The United States and 11 Pacific Rim nations—Australia, Brunei Darussalam, Canada, Chile, Malaysia, Mexico, New Zealand, Peru, Singapore, Vietnam and Japan—are negotiating the Trans-Pacific Partnership (TPP) Free Trade Agreement.
This trade agreement presents the Obama administration with an opportunity to reform U.S. trade policy so it helps U.S. businesses export goods, rather than outsource jobs. The president can deliver a new trade model for the 21st century—one not modeled on the North American Free Trade Agreement—that creates jobs, protects the environment and ensures safe imports but only if negotiations include provisions that will benefit U.S. workers, not simply the largest global corporations. Negotiations are largely secret—but what little evidence is publicly available does not indicate the agreement is likely to break new ground for working families.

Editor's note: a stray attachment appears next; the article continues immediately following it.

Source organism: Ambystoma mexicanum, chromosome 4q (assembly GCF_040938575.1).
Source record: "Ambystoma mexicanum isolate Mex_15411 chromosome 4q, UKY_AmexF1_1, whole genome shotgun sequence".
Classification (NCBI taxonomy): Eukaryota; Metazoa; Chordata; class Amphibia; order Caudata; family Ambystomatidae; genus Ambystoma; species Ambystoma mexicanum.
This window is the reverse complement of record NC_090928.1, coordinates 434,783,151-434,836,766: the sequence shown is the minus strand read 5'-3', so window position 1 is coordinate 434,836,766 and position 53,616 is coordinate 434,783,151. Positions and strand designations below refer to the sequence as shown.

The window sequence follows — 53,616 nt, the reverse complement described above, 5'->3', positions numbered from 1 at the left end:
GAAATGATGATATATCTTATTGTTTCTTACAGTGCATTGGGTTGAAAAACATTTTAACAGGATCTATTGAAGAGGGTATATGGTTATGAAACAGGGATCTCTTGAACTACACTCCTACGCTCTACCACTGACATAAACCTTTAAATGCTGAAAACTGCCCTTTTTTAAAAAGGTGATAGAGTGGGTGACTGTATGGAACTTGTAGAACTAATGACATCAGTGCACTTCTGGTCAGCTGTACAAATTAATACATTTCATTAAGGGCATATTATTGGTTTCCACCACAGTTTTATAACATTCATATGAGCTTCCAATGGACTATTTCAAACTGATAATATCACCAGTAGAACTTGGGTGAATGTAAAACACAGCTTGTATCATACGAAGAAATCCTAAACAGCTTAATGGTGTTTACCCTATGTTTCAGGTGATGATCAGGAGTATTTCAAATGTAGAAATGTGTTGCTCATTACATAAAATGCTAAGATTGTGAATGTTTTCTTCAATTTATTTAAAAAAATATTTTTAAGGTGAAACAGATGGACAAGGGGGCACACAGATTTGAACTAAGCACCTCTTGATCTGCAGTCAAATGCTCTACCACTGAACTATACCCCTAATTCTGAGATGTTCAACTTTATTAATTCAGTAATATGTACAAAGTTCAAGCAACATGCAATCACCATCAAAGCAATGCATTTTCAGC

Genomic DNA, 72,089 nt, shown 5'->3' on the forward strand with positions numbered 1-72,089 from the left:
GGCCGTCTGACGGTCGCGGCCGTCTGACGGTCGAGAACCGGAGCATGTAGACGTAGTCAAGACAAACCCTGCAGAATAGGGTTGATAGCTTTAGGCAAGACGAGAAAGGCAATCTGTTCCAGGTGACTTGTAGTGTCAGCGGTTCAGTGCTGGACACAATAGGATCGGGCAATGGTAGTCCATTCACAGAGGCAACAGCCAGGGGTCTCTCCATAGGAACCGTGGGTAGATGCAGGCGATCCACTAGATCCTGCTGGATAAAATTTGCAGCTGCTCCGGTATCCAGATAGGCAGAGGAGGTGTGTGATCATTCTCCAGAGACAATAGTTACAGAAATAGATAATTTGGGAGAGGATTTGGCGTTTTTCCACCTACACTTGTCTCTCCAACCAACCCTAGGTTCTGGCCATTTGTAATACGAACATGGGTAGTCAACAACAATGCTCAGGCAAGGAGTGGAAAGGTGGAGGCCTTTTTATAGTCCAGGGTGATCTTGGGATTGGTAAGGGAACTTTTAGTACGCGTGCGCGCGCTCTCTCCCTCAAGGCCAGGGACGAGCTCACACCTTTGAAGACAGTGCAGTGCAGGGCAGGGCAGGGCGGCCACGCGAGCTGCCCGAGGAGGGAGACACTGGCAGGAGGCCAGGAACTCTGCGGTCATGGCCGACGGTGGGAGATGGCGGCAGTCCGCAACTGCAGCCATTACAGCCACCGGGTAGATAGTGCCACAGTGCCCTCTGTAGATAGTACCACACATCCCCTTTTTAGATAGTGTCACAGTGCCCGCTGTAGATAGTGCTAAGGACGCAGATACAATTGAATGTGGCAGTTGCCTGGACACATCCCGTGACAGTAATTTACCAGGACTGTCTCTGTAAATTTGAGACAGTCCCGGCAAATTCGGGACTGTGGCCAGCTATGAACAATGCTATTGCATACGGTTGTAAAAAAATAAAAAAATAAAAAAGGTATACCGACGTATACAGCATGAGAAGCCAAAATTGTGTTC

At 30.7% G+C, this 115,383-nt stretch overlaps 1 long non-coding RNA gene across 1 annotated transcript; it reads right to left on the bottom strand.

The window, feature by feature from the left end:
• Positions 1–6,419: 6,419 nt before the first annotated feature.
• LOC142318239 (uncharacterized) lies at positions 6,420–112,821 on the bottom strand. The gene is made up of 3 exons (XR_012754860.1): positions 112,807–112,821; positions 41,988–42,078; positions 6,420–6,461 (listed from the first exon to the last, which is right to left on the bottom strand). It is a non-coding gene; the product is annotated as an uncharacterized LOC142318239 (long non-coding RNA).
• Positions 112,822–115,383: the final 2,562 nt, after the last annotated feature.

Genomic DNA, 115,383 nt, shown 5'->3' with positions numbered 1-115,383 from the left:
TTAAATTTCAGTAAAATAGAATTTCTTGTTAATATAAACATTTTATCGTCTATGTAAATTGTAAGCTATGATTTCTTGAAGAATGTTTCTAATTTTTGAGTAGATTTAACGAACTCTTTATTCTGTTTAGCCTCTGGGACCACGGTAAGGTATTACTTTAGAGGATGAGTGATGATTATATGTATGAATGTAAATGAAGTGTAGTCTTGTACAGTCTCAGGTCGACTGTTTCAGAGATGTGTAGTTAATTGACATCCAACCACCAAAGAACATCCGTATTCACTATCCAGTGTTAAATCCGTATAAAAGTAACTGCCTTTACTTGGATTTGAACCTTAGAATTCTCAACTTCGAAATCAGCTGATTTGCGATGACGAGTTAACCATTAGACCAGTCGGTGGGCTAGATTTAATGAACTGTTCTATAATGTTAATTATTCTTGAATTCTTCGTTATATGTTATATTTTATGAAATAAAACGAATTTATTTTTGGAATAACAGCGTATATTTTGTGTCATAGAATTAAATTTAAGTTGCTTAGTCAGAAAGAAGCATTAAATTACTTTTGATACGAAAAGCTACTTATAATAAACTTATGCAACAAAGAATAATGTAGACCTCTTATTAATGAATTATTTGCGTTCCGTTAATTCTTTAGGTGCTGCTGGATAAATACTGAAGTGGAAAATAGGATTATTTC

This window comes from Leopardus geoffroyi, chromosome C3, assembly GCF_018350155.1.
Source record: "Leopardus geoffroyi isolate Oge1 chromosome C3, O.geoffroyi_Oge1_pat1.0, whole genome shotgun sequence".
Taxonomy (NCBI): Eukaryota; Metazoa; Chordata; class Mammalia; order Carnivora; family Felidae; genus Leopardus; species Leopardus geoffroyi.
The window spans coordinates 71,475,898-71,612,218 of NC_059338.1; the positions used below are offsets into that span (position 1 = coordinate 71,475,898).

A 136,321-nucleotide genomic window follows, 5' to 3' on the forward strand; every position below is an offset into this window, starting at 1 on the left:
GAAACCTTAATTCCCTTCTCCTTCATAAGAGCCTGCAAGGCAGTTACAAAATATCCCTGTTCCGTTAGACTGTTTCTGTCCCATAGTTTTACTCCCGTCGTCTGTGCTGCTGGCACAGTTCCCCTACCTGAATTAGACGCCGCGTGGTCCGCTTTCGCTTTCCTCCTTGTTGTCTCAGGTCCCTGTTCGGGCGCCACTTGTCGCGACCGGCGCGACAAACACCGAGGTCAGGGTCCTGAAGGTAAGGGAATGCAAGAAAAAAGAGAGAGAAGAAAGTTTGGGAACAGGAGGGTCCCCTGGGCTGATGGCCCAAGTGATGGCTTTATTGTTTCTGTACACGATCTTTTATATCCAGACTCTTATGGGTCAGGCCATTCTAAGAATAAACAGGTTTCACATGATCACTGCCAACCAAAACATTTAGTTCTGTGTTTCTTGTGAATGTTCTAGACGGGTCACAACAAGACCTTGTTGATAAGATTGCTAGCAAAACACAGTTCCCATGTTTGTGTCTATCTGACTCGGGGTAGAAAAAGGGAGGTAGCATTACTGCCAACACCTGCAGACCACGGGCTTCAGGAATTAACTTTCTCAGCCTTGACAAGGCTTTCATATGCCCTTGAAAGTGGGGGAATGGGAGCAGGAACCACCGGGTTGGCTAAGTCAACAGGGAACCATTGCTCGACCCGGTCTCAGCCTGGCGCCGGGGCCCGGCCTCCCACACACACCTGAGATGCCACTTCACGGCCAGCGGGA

The AFL-CIO has provided the administration with ideas about how to improve the U.S. trade positions so they work for the 99%, not just the 1%. Unfortunately, it is an uphill battle; the global corporate agenda has infused trade policy with its demands for deregulation, privatization, tax breaks and other financial advantages for Big Business while shrinking the social safety net in the name of “labor flexibility.”
Global businesses that reap the benefits of U.S. trade policy want the TPP to look like prior “free trade agreements” as much as possible. And while negotiations are not yet complete, the publicly available information is concerning for workers: it looks as if, once again, the global corporations are having too much influence in the process. And working families may once again get left behind.
How will the TPP impact:
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